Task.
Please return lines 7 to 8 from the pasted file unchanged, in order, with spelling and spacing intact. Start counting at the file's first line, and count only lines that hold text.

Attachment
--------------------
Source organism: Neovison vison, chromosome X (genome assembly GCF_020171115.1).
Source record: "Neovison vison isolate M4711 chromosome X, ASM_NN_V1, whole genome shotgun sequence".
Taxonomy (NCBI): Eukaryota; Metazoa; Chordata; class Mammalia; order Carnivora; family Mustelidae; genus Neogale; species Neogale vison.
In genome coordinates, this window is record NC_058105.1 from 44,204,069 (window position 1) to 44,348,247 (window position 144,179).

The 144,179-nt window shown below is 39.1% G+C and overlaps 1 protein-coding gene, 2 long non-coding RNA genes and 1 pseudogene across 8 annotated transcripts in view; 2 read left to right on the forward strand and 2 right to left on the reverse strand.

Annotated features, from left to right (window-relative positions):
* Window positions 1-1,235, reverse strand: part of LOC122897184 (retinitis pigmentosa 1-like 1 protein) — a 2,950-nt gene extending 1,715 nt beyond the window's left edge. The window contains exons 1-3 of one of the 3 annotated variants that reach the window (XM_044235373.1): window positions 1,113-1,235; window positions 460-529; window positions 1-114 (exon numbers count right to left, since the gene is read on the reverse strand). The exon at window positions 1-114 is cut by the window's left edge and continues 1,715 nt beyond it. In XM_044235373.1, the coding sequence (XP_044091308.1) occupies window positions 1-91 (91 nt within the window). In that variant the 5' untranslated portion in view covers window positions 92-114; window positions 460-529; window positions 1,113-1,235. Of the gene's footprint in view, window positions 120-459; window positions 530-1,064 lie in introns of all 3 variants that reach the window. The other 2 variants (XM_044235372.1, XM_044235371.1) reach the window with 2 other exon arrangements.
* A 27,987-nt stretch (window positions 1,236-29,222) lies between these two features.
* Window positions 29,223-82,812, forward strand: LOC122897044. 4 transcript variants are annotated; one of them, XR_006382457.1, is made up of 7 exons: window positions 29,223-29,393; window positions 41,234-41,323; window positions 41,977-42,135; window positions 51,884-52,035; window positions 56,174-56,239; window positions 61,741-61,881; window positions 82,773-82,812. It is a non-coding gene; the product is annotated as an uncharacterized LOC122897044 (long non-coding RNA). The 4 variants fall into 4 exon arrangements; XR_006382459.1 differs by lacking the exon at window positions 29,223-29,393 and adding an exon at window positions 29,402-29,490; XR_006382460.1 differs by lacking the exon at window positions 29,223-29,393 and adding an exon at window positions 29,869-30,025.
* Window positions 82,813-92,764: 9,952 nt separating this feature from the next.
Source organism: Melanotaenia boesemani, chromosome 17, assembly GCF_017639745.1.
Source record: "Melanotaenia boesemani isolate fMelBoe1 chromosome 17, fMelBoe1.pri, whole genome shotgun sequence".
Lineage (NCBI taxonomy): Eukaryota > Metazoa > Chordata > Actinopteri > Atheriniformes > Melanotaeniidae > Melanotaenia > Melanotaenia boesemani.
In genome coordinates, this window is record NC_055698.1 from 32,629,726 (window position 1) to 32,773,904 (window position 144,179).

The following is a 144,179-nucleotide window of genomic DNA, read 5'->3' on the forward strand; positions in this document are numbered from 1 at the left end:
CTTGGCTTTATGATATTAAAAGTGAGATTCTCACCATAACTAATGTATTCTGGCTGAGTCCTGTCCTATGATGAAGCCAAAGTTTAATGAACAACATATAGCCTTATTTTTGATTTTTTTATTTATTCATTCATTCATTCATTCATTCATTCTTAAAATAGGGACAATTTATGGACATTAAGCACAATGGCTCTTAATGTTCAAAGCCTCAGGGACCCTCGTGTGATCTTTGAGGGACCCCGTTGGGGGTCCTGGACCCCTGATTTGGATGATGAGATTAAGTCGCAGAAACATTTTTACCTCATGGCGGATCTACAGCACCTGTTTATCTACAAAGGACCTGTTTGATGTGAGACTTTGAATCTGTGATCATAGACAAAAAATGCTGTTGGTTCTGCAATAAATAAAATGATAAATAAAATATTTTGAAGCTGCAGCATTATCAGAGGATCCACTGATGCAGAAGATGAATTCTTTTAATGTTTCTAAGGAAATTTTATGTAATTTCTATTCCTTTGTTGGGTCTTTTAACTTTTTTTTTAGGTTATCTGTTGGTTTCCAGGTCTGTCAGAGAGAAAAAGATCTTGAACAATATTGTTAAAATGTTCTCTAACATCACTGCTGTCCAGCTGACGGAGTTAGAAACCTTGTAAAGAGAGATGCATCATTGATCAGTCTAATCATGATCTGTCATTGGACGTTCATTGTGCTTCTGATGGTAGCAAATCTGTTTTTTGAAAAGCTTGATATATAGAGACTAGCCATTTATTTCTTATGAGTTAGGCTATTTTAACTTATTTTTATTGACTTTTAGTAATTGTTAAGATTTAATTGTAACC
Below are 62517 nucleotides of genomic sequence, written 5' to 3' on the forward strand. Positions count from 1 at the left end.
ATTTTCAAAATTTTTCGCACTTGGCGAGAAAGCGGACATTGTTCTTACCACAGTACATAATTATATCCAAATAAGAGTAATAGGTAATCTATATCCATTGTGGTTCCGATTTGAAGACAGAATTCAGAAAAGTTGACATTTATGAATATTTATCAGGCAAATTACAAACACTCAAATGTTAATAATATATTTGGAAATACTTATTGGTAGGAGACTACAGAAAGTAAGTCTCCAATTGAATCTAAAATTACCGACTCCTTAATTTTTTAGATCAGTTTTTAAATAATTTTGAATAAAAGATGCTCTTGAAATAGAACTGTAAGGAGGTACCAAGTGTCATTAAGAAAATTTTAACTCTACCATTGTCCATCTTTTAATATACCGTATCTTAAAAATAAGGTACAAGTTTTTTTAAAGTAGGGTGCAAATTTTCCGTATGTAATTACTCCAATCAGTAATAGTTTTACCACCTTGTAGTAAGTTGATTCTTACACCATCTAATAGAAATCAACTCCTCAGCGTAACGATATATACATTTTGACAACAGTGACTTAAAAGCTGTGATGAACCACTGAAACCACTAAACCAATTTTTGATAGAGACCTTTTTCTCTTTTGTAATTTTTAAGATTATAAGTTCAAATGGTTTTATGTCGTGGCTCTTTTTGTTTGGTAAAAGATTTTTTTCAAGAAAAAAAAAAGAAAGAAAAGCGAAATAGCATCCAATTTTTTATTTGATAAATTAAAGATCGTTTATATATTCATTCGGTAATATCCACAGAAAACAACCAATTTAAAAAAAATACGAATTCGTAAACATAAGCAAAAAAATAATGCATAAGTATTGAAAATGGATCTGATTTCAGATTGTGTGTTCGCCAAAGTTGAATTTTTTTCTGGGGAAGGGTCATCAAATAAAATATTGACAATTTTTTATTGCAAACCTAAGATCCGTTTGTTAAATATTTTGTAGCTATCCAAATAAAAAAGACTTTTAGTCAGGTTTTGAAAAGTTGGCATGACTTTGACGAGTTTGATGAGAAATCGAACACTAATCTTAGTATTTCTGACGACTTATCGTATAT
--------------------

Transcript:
* Window positions 1-1,235, reverse strand: part of LOC122897184 (retinitis pigmentosa 1-like 1 protein) — a 2,950-nt gene extending 1,715 nt beyond the window's left edge. The window contains exons 1-3 of one of the 3 annotated variants that reach the window (XM_044235373.1): window positions 1,113-1,235; window positions 460-529; window positions 1-114 (exon numbers count right to left, since the gene is read on the reverse strand). The exon at window positions 1-114 is cut by the window's left edge and continues 1,715 nt beyond it. In XM_044235373.1, the coding sequence (XP_044091308.1) occupies window positions 1-91 (91 nt within the window). In that variant the 5' untranslated portion in view covers window positions 92-114; window positions 460-529; window positions 1,113-1,235. Of the gene's footprint in view, window positions 120-459; window positions 530-1,064 lie in introns of all 3 variants that reach the window. The other 2 variants (XM_044235372.1, XM_044235371.1) reach the window with 2 other exon arrangements.
* A 27,987-nt stretch (window positions 1,236-29,222) lies between these two features.